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A CENTURY OF GROWTH

Paul Clinton

This is the first of a two-part series looking at 100 years of history

in Burbank.

BURBANK -- A hundred years can make all the difference.

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As Burbank prepares for the year 2000, the city’s agrarian beginnings

are a distant memory, a sharp contrast to today’s robust municipality.

In 1900, Burbank was an unremarkable farming community with a

population of 300 located in a sparsely populated swath of land between

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Los Angeles and the San Fernando Valley.

A series of late 19th Century economic disasters -- a busted land

boom, plummeting wages, and a rash of bank failures -- had caused chaos

in the region.

Yet, with the new century came new optimism.

In the 1900s, scores of Burbank farmers harvested cantaloupe and wine

from an area with rich soil and a perpetually sunny climate.

“I understand that those Burbank wines were pretty popular,” said Les

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Rosenberg, president of the Burbank Historical Society.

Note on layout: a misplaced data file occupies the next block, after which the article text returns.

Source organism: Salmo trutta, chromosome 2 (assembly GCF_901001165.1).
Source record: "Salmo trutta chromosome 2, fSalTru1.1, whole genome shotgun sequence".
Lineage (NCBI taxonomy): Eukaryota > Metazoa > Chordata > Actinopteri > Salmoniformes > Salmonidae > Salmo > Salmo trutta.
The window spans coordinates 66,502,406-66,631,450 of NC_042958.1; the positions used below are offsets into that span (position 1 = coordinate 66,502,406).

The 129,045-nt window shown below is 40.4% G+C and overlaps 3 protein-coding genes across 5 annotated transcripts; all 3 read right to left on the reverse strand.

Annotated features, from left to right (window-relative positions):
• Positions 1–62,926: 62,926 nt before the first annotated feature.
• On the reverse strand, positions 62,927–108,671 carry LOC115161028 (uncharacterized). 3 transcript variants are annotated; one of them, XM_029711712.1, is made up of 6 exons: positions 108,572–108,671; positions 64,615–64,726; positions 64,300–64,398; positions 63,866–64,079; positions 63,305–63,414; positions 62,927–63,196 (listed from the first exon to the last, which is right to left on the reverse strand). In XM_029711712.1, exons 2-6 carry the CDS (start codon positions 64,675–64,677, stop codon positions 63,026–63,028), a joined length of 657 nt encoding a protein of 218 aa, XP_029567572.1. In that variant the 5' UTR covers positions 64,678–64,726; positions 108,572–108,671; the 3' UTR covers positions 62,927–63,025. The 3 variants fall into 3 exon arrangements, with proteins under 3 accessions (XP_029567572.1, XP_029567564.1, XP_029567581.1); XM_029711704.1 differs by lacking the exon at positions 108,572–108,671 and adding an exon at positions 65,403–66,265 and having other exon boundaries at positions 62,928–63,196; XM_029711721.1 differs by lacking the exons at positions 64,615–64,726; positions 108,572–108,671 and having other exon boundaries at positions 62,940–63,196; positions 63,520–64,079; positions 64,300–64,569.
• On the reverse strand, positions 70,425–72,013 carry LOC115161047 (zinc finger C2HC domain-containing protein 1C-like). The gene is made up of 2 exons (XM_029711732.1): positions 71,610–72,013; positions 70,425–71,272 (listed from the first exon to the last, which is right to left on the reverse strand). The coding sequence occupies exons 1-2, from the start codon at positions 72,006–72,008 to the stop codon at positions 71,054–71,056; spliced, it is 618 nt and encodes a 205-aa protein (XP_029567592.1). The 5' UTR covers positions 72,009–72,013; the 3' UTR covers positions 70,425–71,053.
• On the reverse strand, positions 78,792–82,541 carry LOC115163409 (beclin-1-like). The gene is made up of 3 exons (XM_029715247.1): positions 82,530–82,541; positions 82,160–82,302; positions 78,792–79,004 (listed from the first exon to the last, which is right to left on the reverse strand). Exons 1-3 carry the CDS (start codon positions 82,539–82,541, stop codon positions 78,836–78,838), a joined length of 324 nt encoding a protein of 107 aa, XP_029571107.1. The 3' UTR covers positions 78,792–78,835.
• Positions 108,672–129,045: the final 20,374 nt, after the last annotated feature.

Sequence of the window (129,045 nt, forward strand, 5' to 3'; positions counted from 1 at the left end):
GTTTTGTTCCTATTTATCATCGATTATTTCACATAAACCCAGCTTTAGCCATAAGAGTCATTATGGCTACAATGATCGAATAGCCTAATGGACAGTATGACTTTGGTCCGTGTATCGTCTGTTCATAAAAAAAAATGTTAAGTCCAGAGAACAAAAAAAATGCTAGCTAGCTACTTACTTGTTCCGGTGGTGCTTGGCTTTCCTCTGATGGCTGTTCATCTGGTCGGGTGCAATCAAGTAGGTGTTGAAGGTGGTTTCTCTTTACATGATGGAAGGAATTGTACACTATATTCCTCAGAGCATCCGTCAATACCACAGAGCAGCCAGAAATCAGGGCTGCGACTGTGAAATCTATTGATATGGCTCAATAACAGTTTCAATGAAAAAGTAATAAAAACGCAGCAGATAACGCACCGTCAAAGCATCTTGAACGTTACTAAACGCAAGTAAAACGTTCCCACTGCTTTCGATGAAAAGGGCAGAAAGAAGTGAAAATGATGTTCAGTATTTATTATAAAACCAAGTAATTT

The town had its first brush with a national celebrity in 1904 when

heavyweight boxing champ James Jeffries bought 107 acres for a ranch on

what what is now Victory Boulevard.

Local news began hitting the streets in 1905 when Los Angeles newsman

E.M. McClure and publisher J.F. Boughton launched the “Burbank Review.”

The pair began publishing the “Glendale News” the same year.

As the decade wore on, Los Angeles fought for congressional approval

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to build the Owens River Aqueduct, which would irrigate the farmlands of

the Valley. In an annexation bid, Los Angeles offered Burbank and other

communities a plentiful share of that water.

But in 1907 Burbank and Glendale told their western neighbor they

wanted no part of the arrangement and in 1911, by an 81-51 vote,

residents approved cityhood for Burbank. Thomas Story, who owned a

hardware store and livery stable on San Fernando Road, was installed as

the city’s first mayor.

Though ultimately overshadowed by aircraft manufacturing, the trucking

industry joined agriculture as the main industry in Burbank in its early

years. In 1917, the Moreland Truck Company opened on a 24-acre farm at

Alameda Avenue and San Fernando Road.

As the population grew -- hitting 2,913 in the 1920 Census -- other

industries began to move into Burbank.

The label “Media City” wouldn’t come until much later, but the

foundations were laid in 1926 when Warner Bros. absorbed the Olive Avenue

operations of First National Pictures. Only a fringe player in silent

movies, Warner Bros. emerged as one of the most successful studios of the

sound era.

With an arsenal of hard-nosed stars -- including James Cagney,

Humphrey Bogart and Bette Davis -- Warner released gritty pictures like